Q&R with Brad Jersak – “Leave your gift at the altar” (Matthew 5:24)


In Matthew 5:24, Jesus says, “Leave your gift at the altar.” What does that mean in context? Does it mean we need to go and apologize to those we’ve hurt, or God won’t talk to us?


Let’s begin with the context, as you suggested. This is a section of Jesus’ Sermon on the Mount (Matthew 5-7) where he is citing the Law of Moses and explains how the spirit of the law goes deeper than external conformity to obvious rules against murder or adultery (for example). God’s intent is to transform our hearts so that in following Jesus Christ, grace will weed out the roots of murder and adultery while they are still inward hatred or lust. Elsewhere, Jesus will say that all these laws are summarized and fulfilled by the Great Commandment, “Love God,” and its partner, “Love your neighbor.” Righteousness is a love that penetrates our lives well beyond a list of “Thou shalt not” commandments.  

Now for the altar section of Jesus’ sermon:

21 “You have heard that it was said to those of old, ‘You shall not murder, and whoever murders will be in danger of the judgment.’ 22 But I say to you that whoever is angry with his brother without a cause shall be in danger of the judgment. And whoever says to his brother, ‘Raca!’ shall be in danger of the council. But whoever says, ‘You fool!’ shall be in danger of hellfire. 23 Therefore, if you bring your gift to the altar, and there remember that your brother has something against you, 24 leave your gift there before the altar, and go your way. First, be reconciled to your brother, and then come and offer your gift. 25 Agree with your adversary quickly, while you are on the way with him, lest your adversary deliver you to the judge, the judge hand you over to the officer, and you be thrown into prison.26 Assuredly, I say to you, you will by no means get out of there till you have paid the last penny. 

Jesus begins with the law of murder and says, in blazing rhetoric (to emphasize its seriousness) that shows how hateful name-calling and condemning speech falls under the same umbrella. Like murder, it can rebound against you and becomes self-destructive. Note that he doesn’t say “God will condemn you.” Sin bears its own consequences, and in the case of disputes, often through retaliation and escalation from our opponent. The end result, he warns, is that those inclined to judge inevitably experience judgment. It’s how sin works. It’s how the world works.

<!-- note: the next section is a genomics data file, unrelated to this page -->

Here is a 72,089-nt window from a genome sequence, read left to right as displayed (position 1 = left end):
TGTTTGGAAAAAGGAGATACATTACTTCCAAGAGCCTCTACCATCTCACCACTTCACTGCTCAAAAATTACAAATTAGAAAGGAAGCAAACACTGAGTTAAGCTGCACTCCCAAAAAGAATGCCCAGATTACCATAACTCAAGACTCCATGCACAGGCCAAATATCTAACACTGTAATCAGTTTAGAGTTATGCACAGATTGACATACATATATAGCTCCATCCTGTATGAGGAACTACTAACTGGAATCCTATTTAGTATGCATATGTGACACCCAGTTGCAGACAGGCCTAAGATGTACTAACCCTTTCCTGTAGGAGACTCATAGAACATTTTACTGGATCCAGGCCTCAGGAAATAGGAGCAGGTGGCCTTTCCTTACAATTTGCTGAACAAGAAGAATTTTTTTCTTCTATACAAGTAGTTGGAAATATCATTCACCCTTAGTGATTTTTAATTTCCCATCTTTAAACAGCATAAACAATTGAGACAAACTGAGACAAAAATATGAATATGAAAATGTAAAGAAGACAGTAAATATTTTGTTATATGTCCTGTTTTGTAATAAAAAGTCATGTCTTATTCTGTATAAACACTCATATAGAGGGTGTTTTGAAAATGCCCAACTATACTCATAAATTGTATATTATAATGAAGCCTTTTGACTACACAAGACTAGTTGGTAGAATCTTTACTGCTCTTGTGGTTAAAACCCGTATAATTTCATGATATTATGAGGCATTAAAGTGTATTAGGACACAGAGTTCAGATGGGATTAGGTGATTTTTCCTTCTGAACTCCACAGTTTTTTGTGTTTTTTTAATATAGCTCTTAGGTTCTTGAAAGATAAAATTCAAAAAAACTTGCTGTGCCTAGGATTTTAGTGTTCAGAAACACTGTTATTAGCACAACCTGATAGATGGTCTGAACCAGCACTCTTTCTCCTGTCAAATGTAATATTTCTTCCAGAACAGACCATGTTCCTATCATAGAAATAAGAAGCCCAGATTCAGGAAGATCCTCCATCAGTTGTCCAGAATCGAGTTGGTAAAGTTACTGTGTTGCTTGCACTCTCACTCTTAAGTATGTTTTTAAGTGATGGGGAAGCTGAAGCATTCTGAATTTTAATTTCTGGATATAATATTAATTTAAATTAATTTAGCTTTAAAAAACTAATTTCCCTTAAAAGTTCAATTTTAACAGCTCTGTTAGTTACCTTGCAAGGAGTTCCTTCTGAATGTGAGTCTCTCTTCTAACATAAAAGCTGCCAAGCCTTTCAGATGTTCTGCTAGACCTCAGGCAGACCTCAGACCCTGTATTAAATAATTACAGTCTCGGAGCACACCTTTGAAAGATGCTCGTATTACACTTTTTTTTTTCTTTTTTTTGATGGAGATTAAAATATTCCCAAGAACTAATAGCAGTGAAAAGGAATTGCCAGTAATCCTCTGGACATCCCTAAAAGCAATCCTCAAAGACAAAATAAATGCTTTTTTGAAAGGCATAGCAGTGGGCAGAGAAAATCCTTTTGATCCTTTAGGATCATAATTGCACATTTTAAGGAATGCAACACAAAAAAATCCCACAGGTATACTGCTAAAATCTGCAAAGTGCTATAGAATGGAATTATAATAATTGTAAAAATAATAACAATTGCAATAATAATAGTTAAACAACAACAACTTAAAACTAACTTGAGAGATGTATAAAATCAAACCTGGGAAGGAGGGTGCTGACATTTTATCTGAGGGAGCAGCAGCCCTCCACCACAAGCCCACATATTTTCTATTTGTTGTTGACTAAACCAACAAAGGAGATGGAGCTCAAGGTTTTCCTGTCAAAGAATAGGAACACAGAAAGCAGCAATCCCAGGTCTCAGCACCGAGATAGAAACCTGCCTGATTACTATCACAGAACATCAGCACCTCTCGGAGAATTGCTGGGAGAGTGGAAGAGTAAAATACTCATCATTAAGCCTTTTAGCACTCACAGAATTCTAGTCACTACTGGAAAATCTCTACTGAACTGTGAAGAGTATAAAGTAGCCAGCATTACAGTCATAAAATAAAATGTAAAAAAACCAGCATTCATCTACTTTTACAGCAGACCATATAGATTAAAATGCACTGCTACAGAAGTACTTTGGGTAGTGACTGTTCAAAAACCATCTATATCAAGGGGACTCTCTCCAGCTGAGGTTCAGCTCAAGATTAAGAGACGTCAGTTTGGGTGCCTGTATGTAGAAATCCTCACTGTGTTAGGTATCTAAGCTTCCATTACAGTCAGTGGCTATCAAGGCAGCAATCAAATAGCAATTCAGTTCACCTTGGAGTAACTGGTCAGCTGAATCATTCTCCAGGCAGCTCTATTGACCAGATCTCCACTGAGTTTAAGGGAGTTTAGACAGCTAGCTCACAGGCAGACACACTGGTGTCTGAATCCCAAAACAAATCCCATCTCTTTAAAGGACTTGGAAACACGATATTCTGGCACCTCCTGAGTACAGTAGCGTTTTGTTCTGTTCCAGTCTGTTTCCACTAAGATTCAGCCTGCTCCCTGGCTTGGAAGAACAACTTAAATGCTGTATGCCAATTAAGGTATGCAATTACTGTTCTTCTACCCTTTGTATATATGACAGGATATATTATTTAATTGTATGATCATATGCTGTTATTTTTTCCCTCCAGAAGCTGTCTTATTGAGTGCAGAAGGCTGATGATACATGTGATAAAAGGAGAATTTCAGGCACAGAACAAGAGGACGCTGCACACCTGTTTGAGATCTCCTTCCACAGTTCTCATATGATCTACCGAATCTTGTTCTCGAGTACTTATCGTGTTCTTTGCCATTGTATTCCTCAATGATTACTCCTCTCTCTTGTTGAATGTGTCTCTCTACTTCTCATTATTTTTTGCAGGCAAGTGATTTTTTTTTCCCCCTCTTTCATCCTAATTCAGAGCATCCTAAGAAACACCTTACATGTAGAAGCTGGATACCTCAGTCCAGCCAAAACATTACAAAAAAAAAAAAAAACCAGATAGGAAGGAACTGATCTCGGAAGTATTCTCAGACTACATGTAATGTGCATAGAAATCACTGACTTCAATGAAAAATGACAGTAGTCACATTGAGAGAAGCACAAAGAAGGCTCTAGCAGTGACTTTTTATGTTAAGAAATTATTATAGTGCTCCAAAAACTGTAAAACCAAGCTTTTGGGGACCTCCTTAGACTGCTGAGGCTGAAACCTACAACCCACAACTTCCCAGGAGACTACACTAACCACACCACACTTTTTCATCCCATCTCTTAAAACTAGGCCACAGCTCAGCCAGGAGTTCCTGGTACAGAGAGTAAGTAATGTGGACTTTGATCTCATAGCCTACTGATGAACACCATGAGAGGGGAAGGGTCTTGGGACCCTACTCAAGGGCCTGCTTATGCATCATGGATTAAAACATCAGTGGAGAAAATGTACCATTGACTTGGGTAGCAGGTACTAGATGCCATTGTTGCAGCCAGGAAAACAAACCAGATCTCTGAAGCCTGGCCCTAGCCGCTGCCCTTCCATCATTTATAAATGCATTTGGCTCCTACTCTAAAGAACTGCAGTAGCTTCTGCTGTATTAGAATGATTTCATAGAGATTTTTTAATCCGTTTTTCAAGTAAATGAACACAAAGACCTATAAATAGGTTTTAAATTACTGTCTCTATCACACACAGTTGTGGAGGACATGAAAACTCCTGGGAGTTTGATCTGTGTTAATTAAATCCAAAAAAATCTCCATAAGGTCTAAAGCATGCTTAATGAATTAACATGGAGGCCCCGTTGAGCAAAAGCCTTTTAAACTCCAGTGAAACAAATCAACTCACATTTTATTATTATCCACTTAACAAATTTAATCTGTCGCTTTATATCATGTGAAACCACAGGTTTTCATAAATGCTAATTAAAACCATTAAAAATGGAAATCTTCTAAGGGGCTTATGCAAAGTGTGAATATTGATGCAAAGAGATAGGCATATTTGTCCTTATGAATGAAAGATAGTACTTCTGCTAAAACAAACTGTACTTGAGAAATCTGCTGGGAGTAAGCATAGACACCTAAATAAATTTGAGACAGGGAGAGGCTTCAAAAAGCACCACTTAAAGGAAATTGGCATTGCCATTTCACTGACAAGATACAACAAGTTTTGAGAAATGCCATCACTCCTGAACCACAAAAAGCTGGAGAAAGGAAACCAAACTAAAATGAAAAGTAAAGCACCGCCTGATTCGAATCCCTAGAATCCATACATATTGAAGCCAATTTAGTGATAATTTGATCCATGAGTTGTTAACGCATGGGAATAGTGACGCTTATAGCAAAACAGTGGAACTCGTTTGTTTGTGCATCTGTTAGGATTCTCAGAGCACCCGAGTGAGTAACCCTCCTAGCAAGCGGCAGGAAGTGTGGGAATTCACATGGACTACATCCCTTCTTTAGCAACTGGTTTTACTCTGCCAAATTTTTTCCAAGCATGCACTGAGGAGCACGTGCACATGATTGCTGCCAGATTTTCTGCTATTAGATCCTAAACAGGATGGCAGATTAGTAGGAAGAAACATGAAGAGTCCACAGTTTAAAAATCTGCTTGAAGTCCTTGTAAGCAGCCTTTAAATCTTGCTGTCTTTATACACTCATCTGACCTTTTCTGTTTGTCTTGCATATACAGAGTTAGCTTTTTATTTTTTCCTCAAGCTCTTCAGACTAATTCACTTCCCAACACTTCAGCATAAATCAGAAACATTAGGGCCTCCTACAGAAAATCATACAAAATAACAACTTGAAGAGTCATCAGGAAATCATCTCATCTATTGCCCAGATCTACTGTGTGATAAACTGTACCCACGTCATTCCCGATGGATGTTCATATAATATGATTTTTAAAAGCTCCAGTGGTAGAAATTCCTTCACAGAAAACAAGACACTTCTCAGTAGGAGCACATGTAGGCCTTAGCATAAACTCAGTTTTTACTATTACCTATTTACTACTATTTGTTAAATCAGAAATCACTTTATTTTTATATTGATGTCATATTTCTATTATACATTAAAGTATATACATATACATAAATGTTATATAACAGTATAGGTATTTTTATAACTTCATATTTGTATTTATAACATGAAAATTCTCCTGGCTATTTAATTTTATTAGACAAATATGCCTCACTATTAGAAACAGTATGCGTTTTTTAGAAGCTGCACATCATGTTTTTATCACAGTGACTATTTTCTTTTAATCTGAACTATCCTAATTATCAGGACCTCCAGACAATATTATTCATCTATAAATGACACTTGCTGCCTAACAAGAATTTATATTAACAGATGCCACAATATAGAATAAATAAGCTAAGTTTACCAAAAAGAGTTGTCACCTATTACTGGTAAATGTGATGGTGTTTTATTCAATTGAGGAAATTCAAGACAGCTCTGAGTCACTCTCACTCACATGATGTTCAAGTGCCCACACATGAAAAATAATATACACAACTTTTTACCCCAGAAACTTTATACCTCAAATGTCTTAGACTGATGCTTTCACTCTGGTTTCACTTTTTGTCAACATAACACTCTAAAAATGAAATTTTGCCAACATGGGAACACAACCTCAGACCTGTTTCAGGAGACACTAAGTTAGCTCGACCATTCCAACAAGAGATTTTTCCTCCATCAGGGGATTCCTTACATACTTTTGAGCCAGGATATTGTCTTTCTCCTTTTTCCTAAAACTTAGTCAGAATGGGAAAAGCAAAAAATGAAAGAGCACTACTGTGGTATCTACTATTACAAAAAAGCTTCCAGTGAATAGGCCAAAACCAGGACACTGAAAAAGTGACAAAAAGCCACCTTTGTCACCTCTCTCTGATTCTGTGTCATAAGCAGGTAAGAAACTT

Two Scenarios 

Jesus then describes two scenarios, one religious and one civil. In the first case, the context is the Temple altar. Imagine you are going to worship in the world of Jewish worship. You may have come all the way from Nazareth, where you’ve left behind somebody you hate enough to call a bad name (What is the equivalent of “Raca” you use on others in your most heated moments?). You’ve traveled 103 miles by foot or donkey all the way to Jerusalem for a religious festival, paid for an offering and entered the Temple.

And Jesus reminds you what the prophets had said all along: “Go learn what this means, ‘I desire mercy, not sacrifice” (Matthew 9:13). He makes the point in the extreme to show us how silly it is to claim we love God while hating our brother, or to imagine we’re worshiping God while degrading our sister. In brusk terms, such “love” for God is a fantasy, and our loveless worship is worthless. Remember, though, that Jesus has not come to threaten and condemn but to save us from the downward spiral of perishing we were already on. Re-Turn and follow me! he says. I’ll show you the path back to life and love! 

In the second case, he shows us how the same principle applies in the world of civil law. If we want to disarm and deescalate the rancor in this world, he calls us to settle out of court rather than going for the throat, to opt for reconciliation and restoration rather than retaliation and retribution. This is the path of righteousness. This is the way of the Lord. And practically, it’s a better and more peaceful way to live. It’s also less risky because, in a dog-eat-dog world, we shouldn’t be so naive as to think we’ll win every time and walk away unscathed.   

Spiritually Speaking

Historically, Christian teachers have also applied this principle spiritually. Whether we regard the adversary or accuser as the devil or as our own conscience, I hope our readers know it’s not Jesus or his Father. He’s our great Advocate. And in this text, as our Advocate, he advises confession instead of defensiveness. When we feel condemnation, our first instinct may be to justify or rationalize or push back directly, wrestling with the enemy, who may or may not actually be right.

But Jesus shows us a better way, an easier path. Instead of self-defense, we turn immediately to the Lord and say, “My adversary has accused me; my conscience is troubling me. I have no energy to bother fighting it. Instead, I turn to you and say, even though it may be true, I cast myself on your grace. Show me the truth and I will own it because you are the one only Judge who always forgives and renders the verdict of ‘Mercy.'”      

Please share:
Share by Email